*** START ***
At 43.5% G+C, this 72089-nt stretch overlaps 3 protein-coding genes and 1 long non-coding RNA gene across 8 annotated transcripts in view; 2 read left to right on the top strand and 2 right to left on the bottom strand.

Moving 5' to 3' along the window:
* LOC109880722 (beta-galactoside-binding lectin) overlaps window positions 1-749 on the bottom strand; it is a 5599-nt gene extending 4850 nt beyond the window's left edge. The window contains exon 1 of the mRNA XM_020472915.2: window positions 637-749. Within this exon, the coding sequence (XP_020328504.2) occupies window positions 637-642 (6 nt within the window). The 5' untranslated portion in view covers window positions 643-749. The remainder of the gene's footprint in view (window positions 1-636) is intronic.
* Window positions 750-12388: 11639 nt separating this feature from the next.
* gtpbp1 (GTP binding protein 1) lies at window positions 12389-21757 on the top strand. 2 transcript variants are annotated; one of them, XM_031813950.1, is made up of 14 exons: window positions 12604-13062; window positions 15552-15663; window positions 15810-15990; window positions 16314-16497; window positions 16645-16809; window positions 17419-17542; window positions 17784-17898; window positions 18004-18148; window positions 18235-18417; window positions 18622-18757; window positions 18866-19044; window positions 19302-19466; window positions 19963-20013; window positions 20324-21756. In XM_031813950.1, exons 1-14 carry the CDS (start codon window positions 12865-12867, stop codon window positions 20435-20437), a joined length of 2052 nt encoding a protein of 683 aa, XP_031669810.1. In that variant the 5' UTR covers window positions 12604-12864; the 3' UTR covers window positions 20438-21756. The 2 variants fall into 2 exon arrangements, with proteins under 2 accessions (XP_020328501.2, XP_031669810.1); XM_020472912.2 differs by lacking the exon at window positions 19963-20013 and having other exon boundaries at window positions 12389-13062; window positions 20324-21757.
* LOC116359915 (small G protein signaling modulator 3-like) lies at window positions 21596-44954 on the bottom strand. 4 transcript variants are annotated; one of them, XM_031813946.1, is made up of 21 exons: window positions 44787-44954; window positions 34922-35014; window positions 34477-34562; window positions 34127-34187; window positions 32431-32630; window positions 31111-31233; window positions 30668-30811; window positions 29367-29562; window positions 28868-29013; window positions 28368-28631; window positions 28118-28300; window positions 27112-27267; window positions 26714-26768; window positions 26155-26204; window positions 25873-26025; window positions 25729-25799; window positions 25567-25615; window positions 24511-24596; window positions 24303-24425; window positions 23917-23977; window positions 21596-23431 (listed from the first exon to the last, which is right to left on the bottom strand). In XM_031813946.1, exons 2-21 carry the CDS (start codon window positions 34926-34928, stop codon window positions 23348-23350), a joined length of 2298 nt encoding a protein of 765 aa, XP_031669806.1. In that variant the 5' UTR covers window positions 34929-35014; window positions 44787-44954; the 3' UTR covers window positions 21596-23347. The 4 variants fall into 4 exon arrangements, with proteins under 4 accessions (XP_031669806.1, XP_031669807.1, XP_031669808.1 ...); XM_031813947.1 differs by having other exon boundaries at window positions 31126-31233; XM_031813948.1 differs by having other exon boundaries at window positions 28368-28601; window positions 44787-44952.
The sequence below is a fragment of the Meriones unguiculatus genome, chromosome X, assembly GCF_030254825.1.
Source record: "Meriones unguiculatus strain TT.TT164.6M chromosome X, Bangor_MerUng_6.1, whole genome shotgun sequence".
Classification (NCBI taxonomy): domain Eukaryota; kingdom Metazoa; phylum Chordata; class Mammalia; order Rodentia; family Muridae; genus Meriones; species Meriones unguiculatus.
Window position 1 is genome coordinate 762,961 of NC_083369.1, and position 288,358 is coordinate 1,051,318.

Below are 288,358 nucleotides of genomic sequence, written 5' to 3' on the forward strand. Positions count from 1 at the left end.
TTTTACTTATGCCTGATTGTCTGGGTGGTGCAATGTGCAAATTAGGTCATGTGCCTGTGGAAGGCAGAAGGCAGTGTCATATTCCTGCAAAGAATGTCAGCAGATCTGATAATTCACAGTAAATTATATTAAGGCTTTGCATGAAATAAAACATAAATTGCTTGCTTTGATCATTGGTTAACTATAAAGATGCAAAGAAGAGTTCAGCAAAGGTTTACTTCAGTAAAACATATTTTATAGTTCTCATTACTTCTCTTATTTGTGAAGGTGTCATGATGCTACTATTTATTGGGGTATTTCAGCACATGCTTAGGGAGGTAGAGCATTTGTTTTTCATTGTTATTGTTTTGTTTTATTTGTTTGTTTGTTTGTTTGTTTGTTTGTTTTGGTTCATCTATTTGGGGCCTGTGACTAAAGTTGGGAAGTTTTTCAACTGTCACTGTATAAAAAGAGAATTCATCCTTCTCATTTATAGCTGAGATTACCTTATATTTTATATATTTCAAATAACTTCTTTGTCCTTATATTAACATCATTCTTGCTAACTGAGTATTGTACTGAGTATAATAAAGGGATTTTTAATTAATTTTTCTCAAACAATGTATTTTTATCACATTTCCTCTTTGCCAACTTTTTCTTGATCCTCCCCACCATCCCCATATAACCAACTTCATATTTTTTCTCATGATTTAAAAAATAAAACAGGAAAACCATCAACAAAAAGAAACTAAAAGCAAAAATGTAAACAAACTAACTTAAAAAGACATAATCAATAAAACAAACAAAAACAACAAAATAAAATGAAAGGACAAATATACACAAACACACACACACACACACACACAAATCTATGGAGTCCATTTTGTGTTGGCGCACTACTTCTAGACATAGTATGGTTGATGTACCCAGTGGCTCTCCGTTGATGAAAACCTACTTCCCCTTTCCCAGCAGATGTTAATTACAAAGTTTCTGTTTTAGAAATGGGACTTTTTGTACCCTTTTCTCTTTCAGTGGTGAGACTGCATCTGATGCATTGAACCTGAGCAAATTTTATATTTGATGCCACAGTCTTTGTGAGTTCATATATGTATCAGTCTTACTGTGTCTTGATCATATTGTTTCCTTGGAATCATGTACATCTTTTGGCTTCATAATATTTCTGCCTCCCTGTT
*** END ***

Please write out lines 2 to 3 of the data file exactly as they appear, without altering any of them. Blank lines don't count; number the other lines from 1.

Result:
Moving 5' to 3' along the window:
* LOC109880722 (beta-galactoside-binding lectin) overlaps window positions 1-749 on the bottom strand; it is a 5599-nt gene extending 4850 nt beyond the window's left edge. The window contains exon 1 of the mRNA XM_020472915.2: window positions 637-749. Within this exon, the coding sequence (XP_020328504.2) occupies window positions 637-642 (6 nt within the window). The 5' untranslated portion in view covers window positions 643-749. The remainder of the gene's footprint in view (window positions 1-636) is intronic.